Nick Hansbauer (3 years ago)
+Andrew Conway Why so Andrew? What happened?
Nishant Gogna (3 years ago)
Great video! Thanks for this info! I'm shooting a feature soon, really indie and low budget. Should I spur for the cine lenses or should I spend that money elsewhere? I'll be shooting on 5D MK3s.
Nishant Gogna (2 years ago)
+Ryan O'Hara Thank you! Yes I ended up discovering this :)
Ryan O'Hara (2 years ago)
Your options of Cinema lenses in EF mount are limited. To my knowledge the Canon CN-E's, Zeiss CP-2's, and soon to be EF Cooke Mini S4's are the only big options at the moment. There are modded photography lenses called Cine-lenses, like Rokinon, which might be more in your budget. Most true cinema lenses are PL or PV in panavison's case.
Franz Scaramelli (3 years ago)
Thank you so much for your information....
Franz Scaramelli (3 years ago)
Jerry Roe (3 years ago)
Everything Josh said, but...........I found that running and gunning gives one very little time to take light meter readings/set apertures, pull focus and set composition/zoom while trying to catch a once in a lifetime shot. I rely on auto aperture and auto focus when I have to. The modern digital camera has enough dynamic range to work with in post and the occasional softening of an image while auto-focus makes up it's mind, can usually be covered by "B" roll.  Parfocal is, to me, the most valuable asset to have. That said, when one has the time, as Josh says, cine lenses are the way to go. And if you can't afford one.........rent it.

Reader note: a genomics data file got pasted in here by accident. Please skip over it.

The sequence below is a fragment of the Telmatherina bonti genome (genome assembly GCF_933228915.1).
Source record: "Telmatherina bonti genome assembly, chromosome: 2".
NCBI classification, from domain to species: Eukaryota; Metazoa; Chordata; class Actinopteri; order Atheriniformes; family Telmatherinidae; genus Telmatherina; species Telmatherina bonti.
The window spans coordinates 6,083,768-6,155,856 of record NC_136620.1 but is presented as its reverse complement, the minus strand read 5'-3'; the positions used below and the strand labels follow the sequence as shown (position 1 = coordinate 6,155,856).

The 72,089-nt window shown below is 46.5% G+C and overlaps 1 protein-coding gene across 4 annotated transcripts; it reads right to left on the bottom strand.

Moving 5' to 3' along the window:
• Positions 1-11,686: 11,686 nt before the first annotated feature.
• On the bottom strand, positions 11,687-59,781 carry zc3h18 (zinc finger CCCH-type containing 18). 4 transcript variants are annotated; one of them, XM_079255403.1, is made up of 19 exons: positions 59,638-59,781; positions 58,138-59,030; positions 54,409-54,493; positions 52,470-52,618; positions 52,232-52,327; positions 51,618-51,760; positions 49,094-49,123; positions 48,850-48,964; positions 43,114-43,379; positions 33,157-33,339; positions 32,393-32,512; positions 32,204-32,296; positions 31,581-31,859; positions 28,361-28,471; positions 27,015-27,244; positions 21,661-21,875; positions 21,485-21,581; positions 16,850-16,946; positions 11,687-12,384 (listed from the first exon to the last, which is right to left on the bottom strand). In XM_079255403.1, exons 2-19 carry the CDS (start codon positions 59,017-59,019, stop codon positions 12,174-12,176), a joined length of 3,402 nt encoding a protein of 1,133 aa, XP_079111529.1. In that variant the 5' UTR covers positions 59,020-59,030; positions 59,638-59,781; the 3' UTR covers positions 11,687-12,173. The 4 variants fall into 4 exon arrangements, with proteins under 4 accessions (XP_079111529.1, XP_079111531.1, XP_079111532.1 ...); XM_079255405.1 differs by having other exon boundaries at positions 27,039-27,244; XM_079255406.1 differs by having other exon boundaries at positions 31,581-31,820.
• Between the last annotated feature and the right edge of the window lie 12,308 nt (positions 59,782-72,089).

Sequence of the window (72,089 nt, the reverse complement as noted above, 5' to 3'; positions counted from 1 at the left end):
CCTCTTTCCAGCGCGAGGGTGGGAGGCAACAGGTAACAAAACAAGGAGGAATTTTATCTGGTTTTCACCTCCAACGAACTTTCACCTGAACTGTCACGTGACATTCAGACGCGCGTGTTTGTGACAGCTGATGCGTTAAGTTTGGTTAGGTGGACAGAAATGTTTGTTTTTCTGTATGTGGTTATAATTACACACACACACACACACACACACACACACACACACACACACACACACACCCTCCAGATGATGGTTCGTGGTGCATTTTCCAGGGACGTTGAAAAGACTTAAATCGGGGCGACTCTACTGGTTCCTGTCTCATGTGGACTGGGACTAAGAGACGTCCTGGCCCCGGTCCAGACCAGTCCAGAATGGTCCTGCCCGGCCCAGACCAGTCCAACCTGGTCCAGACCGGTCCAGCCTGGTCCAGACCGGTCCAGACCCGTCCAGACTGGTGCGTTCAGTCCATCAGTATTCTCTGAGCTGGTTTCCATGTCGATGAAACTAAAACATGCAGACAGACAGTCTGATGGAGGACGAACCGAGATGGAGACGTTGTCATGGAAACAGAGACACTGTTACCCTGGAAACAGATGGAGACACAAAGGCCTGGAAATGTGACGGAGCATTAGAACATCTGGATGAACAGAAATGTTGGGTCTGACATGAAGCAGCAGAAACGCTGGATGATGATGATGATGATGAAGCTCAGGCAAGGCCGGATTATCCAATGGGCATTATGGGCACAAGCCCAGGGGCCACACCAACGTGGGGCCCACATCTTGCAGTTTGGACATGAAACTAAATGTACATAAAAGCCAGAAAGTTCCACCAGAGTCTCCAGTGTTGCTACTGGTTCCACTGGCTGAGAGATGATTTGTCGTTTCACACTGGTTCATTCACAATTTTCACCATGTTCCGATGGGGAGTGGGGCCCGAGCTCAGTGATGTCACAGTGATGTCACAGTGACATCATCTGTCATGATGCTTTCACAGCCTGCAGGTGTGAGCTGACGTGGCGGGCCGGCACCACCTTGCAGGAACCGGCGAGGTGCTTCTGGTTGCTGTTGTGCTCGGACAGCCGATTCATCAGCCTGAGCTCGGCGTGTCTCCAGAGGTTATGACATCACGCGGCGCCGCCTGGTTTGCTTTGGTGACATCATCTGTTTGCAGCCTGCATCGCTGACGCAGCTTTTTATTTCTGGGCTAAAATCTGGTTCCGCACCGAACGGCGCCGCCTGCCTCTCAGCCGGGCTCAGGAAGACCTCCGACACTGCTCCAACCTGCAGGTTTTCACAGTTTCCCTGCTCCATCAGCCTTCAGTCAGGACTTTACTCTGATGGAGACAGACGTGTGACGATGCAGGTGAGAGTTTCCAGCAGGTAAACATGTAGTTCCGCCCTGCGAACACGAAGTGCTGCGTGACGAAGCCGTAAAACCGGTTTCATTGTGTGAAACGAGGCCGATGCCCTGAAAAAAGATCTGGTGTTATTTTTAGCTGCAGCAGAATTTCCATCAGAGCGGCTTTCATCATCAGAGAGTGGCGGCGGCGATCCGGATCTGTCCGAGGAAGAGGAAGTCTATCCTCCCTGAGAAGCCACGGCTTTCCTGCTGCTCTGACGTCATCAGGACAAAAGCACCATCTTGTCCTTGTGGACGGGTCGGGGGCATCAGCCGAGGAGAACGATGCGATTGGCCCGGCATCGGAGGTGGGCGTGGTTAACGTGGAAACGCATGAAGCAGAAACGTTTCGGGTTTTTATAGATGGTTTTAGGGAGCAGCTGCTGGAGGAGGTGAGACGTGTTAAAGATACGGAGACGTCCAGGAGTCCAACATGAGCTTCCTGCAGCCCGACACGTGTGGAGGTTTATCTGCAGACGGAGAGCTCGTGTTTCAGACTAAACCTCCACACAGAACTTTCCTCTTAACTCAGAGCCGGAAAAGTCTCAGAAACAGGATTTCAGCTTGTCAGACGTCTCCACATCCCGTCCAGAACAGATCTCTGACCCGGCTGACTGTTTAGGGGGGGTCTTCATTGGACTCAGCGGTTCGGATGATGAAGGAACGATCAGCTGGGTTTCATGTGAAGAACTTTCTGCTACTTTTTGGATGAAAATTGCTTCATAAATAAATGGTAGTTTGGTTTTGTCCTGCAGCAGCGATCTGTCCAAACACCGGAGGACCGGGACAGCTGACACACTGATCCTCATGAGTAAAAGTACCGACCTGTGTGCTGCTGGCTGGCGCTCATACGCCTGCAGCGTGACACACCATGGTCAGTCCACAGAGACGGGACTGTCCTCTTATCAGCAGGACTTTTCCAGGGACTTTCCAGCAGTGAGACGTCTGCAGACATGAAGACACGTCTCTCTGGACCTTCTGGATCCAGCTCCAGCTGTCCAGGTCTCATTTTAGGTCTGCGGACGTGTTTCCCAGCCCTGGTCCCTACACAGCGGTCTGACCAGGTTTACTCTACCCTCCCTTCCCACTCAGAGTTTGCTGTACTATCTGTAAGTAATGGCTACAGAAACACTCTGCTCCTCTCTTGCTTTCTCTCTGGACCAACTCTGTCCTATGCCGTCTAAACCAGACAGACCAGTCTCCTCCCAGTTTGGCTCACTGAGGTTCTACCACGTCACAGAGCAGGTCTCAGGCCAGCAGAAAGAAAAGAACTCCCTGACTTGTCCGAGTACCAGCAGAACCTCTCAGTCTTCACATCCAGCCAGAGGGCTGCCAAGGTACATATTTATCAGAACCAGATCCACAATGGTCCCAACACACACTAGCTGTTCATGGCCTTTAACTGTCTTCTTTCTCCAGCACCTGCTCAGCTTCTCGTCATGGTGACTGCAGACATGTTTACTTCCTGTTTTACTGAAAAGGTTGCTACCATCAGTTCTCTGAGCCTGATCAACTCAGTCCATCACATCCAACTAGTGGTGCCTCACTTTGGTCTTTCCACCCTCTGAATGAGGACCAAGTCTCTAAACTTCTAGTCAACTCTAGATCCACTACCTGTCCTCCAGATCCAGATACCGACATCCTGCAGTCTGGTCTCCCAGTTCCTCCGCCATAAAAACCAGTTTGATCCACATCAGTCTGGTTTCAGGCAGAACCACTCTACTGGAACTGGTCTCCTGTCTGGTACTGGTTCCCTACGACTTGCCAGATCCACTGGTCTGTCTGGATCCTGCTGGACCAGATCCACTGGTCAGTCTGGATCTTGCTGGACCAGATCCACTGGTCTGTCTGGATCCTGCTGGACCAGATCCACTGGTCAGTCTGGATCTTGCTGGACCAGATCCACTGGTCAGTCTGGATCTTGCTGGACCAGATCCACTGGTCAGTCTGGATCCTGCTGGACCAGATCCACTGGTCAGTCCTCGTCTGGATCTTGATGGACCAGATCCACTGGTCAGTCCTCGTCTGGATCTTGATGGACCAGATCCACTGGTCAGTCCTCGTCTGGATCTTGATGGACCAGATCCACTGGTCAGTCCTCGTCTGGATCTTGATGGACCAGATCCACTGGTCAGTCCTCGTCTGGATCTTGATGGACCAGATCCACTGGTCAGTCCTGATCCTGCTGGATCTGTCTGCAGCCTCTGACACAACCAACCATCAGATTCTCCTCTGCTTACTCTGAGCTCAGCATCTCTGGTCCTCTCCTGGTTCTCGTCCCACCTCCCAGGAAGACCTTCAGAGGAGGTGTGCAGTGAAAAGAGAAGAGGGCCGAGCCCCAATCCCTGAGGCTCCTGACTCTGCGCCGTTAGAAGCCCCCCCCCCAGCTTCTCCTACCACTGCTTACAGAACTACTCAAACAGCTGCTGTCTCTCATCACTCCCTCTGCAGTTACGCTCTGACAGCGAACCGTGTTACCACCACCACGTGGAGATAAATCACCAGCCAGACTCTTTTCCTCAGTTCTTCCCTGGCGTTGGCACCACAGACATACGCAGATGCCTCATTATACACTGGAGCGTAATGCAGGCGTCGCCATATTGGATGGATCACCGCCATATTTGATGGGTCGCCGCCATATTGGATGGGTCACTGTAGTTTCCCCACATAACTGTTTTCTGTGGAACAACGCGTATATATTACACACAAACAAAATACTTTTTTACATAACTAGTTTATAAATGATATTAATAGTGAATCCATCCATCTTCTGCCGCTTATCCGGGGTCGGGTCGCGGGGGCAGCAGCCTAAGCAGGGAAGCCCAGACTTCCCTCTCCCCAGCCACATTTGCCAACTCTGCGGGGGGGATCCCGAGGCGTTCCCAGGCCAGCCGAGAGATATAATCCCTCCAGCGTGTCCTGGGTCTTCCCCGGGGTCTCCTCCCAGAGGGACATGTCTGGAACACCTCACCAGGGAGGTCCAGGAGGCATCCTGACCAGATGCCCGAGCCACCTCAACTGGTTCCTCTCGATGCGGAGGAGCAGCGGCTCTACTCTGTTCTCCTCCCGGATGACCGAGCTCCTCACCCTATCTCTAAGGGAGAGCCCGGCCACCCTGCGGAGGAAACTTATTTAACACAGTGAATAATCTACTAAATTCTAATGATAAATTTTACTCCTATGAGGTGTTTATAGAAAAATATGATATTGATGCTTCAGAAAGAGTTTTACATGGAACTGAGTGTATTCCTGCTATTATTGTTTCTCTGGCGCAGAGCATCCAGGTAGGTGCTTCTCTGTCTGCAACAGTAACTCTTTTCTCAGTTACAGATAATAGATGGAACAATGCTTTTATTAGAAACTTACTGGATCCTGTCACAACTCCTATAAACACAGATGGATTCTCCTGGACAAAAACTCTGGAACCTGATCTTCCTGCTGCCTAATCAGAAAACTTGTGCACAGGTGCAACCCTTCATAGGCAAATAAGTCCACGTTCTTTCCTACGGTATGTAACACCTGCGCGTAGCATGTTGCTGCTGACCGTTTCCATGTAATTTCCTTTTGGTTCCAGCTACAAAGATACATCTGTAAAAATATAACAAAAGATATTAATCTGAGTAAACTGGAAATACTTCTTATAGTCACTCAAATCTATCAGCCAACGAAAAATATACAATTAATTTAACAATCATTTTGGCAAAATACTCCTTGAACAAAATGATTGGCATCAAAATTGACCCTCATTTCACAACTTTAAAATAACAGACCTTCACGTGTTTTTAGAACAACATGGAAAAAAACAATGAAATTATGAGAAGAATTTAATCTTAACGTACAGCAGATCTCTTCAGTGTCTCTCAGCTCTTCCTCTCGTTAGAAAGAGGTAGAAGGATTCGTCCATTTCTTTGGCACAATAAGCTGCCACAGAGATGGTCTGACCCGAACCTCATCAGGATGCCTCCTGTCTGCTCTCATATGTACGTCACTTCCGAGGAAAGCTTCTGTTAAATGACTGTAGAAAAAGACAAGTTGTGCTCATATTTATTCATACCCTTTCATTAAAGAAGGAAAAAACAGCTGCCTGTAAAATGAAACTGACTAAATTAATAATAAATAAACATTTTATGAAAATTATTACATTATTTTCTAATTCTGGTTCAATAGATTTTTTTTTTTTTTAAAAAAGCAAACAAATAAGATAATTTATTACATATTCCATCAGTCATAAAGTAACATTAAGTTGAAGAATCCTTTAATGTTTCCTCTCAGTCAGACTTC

Ola Tko (3 years ago)
Wat did u use to shoot this video
Renzo Melgar (3 years ago)
I'm planning to get my first cine lens, Do you think it would be good a Rokinon 35mm T1.5 or do you suggest another? I can only spend 500 dollars.
Ryan O'Hara (2 years ago)
That's because it's really only a cine lens in marketing form. It's a great bargain but the name 'cine lens' is a stretch. It's a manual photography lens more or less. It's a good lens for a budget like yours. There is a reason even the cheapest, true design, cinema lenses are $5k-$7k per lens....
Renzo Melgar (3 years ago)
+Stray Angel Films Oh, I see. Well thank you anyway!
Stray Angel Films (3 years ago)
+Renzo Melgar There is really no other cine lens at the same price as the Rokinon, so for $500 and under it is the way to go.
TOON215 (4 years ago)
What are your thoughts on these lenses? any good? ROKINON CINE 12MM T2.2 ROKINON CINE 16MM T2.2 Thumbs upped the video!
Dennis Kussener (4 years ago)
what do you think about the customized "photography" lenses ? :)
MANIA (4 years ago)
Is there a huge diference in picture quality using these lenses? Could you maybe post a picture shot with still lens and one with cine lens, for comparison.  Thanks for the video!
Songololo.me (3 years ago)
+MANIA I would also like to see that
Russ Tanner (4 years ago)
+MANIA I'd like to see this comparison also.
Juan Carro (4 years ago)
Interesting,. As a starter kit for shooting shorts or documentaries, can the still lenses on a dslr give a good picture on screen?
Evackuation (3 years ago)
+Pedro Pescador D3300 FAMILY!!! Exactly what he said. I just ordered my Rode NTG2 with a WS6 Deluxe Windshield. There is kits for the camera that come with a Nikon D3300 with 55-300mm which has a more smoother zoom, than the regular 18-55 kit lens, and it's the same price as the regular, so yea. I hope you found a camera before this recommendation!
Pedro Pescador (4 years ago)
Nikon d3300 and a good cheap lens will be enough for video.For audio, Zoom h1 and a Rode mic , nice starter kit. Good day,